Will the new Law on Education solve the basic problems of secondary and higher education?


A group of rectors and activists discussed this question and came to a positive conclusion, provided that there is a complex change in the education system.

The model of education, as outlined in the new draft law, will address the key issues in this area – lack of complementary connection between secondary and higher education and a lack of students’ motivation because they are overloaded with subjects they do not need. This position was unanimously announced by representatives of the leading Ukrainian universities at a discussion held at Ukraine Crisis Media Center. “We need to reform the entire education system and find a mechanism to coordinate all actions both in the whole system and in each sector [secondary and higher education] separately. The law, adopted in the first reading, significantly pushes us forward,” stated Taras Finikov, rector of the International Foundation for Education Policy Research. “We can create a complete ecosystem where each element will support the other and have certain common values,” noted Taras Dobko, first vice rector of the Ukrainian Catholic University.

Panelists noted that preserving the current model will only deepen the existing problems and even more of “strong” students will move abroad. “Universities cannot rely on people’s poverty and immobility as their recruitment tool. We should finally start competing not just with each other but with the world for a good applicant,” stressed Taras Dobko. “Our education becomes a place where you can create proposals that bring us closer to international models. We must believe that it is possible in Ukraine (…) Made in Ukraine may be leading,” added Bishop Borys Gudziak, President of the Ukrainian Catholic University, Bishop of Saint Volodymyr the Great Eparchy in Paris.

Decision: eliminate the gap between school and higher education
For a long time there has been a tendency when school graduates who enter the universities not having enough background knowledge to study the chosen specialty. This situation will change after the implementation of profession-oriented high school. “This will provide better career guidance to those who consider entering a university. They will be more motivated. In higher education, we may move to “3 + 2″ scheme – 3 years for a Bachelor’s degree (due to the 12th grade of profession-oriented high school) and 2 years of Master Program,” said Taras Dobko.

Volodymyr Bugrov, vice rector of Taras Shevchenko Kyiv National University (KNU), said that KNU has been running Ukrainian Physics and Mathematics Lyceum and two highly specialized colleges for quite a long time. As a result, their graduates come with a good basis and move to postgraduate studies to continue their research.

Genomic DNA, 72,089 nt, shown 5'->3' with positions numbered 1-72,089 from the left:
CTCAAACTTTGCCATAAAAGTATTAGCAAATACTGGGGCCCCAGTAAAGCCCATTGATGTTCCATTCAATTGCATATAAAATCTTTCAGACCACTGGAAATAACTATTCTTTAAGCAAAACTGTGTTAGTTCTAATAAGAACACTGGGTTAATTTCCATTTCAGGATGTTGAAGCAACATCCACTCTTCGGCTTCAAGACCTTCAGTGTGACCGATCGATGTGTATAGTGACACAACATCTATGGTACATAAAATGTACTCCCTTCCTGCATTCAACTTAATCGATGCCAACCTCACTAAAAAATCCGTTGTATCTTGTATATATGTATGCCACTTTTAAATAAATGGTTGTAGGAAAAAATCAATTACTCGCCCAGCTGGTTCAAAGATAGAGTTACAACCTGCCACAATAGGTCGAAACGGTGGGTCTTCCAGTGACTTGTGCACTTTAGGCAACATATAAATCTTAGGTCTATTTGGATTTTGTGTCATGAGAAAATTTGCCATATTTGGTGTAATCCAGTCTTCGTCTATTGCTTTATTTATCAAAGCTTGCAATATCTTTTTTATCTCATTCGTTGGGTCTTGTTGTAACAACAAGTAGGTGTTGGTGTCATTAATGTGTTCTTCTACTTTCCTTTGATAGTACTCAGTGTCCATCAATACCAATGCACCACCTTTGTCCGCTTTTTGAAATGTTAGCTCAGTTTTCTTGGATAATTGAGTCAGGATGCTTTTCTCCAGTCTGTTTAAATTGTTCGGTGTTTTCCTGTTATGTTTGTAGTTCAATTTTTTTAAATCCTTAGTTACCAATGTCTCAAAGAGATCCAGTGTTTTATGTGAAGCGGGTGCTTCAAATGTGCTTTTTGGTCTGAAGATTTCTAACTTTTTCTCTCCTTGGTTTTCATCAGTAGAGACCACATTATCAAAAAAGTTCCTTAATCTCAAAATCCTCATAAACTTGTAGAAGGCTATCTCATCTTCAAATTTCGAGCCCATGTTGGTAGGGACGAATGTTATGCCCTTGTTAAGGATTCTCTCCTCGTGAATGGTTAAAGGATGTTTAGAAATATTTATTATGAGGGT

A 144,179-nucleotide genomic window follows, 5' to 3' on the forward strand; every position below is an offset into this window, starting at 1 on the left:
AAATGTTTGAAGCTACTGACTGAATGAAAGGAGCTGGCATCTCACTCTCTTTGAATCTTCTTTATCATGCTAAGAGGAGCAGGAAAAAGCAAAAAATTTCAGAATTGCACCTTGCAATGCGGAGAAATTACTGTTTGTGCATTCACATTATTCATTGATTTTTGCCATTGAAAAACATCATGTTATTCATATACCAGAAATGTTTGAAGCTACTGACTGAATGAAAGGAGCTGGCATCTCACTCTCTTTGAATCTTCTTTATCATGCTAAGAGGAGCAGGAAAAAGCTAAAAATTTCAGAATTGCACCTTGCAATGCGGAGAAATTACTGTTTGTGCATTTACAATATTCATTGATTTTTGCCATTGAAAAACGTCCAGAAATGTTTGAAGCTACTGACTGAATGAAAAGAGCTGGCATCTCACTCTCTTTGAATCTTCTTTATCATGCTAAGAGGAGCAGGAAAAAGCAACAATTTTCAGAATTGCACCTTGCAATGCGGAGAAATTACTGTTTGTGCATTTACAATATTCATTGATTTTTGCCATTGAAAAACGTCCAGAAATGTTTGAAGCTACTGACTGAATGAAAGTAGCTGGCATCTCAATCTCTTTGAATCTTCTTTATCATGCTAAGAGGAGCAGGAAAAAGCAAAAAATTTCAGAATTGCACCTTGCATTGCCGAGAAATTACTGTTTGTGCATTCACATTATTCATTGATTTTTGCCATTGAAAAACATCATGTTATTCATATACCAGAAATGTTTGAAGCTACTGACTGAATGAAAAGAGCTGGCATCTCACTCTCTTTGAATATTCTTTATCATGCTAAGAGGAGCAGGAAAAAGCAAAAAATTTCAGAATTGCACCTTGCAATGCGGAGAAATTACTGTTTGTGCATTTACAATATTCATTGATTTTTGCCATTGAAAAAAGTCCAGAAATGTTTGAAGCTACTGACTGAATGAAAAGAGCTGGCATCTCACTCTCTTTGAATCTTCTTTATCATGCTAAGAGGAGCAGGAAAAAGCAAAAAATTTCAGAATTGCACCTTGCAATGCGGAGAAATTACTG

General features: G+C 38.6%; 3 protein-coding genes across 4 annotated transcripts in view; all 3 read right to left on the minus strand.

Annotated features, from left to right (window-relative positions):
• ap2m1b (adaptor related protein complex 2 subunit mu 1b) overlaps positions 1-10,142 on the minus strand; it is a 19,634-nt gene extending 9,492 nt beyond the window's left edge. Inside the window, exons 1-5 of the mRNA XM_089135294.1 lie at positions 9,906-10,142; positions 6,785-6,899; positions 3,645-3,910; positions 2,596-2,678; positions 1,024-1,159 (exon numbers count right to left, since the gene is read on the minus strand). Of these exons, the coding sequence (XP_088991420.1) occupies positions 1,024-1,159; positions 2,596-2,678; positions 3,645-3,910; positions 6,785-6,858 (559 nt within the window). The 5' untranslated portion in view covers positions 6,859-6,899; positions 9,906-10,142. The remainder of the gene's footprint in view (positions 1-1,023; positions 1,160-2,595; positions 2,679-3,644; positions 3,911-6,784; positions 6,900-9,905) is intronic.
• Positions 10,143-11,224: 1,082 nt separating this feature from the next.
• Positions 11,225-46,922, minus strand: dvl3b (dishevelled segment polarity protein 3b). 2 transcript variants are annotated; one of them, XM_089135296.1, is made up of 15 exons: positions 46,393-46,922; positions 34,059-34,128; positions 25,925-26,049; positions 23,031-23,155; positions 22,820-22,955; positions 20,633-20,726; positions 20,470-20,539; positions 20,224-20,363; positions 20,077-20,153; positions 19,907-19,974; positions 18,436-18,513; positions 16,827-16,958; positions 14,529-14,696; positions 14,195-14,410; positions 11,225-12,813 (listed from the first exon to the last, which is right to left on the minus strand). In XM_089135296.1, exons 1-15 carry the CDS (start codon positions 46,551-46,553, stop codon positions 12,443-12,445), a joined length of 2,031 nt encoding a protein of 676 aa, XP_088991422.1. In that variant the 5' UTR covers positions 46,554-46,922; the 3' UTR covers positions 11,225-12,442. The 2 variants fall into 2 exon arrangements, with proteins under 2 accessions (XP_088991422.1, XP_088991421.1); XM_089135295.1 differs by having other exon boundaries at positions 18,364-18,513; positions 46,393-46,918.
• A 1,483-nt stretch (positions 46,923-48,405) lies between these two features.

As to the profession-oriented senior classes, it is to try out the practice, which has successfully proved itself in the US:  high school students will be able to choose the depth study of the profile subject agreed with the university program. “This test will be passed in as the university education. This will make pupils and students more mobile – they will take two bachelor degree courses over three years,” noted Taras Dobko. If at some stage Ukraine, according to global trends, will move to a paid higher education, this advancing training will allow them not only to be prepared for enrolling but also to save money.

“Related job” as the key to motivation and success
A typical for Ukraine tradition to go to the prestigious faculty at a university without real interest and motivation just for a Diploma should be changed. “Much of what is taught in Ukrainian high school is not as useful as it seems. The lack of interest in education since middle school is a vivid demonstration of this. Each family should look for the option, which will allow a child to receive such an education that will correspond to his abilities and inclinations,” noted Taras Finikov.

He stressed that more than 70 percent of school drop-outs go to universities in Ukraine, while in many successful countries – only 50-60 percent.

Education reform is not only a change in legislation, but a change in the world outlook
The panelists noted that they expect significant resistance to the proposed reform primarily from the older generation of educators and conservative strata of society. “The education reform requires a change in people’s thinking, which is very difficult to achieve, especially in our society that has not yet completely freed from the Soviet Union. This is actually the process of creating a new education environment,” noted Taras Dobko. “The resistance is very often associated with fear. We should not be afraid, because we have no choice but to move forward,” stated Borys Gudziak.

They called for consideration of the draft law in the context of usefulness of the proposed changes and not as part of the political struggle. “Certain personalities are attacked, but actually this is a struggle between the new and the old – the forces that want to preserve what we have, and those who want to change something. If we do not change the education system, we will change nothing. […] People who do not want Ukraine to remain on the sidelines of the European space should support both the law, and the people who defend it,” stated Vil Bakirov, president of Karazin Kharkiv National University.